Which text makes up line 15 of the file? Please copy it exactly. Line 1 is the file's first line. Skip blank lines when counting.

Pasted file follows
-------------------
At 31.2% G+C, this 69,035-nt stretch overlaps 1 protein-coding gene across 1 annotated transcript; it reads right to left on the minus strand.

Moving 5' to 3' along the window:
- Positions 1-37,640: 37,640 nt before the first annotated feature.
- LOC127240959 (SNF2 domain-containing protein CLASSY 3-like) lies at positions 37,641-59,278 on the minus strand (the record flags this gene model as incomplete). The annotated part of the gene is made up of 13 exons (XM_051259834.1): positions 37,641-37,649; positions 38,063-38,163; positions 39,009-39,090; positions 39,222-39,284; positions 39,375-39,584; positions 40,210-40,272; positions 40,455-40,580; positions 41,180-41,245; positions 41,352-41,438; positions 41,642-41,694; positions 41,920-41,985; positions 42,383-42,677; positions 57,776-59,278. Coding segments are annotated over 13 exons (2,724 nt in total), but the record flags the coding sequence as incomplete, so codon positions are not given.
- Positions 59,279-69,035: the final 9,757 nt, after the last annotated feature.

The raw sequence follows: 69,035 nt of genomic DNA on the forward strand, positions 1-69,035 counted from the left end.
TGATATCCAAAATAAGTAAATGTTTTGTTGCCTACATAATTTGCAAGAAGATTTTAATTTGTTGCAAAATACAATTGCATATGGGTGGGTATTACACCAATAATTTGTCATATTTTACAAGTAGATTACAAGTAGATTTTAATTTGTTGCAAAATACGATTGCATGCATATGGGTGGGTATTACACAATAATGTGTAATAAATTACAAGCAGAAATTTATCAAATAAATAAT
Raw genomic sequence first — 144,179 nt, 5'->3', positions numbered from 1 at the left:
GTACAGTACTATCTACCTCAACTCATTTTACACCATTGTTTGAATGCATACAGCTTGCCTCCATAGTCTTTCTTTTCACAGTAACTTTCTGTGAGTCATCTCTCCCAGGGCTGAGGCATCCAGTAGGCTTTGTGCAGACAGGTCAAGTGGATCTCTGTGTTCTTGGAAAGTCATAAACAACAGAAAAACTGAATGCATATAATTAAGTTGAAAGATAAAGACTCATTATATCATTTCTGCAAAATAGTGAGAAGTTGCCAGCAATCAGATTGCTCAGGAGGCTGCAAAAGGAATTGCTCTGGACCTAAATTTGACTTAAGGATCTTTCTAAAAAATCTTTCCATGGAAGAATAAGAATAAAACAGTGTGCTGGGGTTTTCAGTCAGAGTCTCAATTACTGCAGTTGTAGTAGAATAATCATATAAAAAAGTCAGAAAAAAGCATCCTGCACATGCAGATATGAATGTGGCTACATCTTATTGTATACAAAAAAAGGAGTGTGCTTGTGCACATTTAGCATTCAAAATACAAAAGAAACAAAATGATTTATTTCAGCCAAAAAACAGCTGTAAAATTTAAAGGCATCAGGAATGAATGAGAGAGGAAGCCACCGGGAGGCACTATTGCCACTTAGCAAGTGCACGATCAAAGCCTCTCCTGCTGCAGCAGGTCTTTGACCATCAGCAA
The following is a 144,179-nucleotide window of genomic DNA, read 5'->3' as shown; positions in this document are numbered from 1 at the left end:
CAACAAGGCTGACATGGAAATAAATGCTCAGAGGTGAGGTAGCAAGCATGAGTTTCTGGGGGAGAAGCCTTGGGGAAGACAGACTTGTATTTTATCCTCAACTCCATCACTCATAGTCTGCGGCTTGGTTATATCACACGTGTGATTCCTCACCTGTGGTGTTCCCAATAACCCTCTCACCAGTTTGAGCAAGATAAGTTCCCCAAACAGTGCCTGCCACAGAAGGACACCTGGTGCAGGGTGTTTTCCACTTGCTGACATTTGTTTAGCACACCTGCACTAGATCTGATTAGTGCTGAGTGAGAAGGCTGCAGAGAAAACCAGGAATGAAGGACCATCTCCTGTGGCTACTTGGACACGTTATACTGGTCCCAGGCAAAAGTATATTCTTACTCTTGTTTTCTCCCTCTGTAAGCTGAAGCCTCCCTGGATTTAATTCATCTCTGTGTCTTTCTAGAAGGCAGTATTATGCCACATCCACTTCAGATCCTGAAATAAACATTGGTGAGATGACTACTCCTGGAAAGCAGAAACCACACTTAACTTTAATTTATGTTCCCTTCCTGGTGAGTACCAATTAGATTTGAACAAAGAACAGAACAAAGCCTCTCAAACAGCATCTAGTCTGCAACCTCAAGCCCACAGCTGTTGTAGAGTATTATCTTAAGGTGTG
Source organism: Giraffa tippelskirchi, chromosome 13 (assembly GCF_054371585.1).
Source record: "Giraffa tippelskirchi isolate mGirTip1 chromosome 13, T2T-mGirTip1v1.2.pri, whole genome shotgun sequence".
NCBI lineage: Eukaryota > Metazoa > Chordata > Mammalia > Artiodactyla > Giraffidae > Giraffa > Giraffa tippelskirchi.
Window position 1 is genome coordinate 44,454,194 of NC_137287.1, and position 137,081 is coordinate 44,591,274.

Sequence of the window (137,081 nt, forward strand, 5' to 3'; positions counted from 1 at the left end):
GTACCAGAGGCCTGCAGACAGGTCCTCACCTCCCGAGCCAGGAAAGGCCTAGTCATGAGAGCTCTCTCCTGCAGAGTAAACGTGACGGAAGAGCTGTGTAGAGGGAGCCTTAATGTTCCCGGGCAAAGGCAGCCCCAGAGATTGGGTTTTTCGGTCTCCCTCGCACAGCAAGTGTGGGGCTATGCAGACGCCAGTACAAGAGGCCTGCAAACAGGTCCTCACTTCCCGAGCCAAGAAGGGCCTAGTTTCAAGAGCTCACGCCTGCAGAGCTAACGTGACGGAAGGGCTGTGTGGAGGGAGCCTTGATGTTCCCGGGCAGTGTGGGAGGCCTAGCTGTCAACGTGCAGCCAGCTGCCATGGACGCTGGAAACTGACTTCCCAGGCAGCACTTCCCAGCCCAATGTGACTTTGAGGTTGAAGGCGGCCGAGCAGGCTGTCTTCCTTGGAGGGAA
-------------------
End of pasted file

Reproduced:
Window position 1 is genome coordinate 44,454,194 of NC_137287.1, and position 137,081 is coordinate 44,591,274.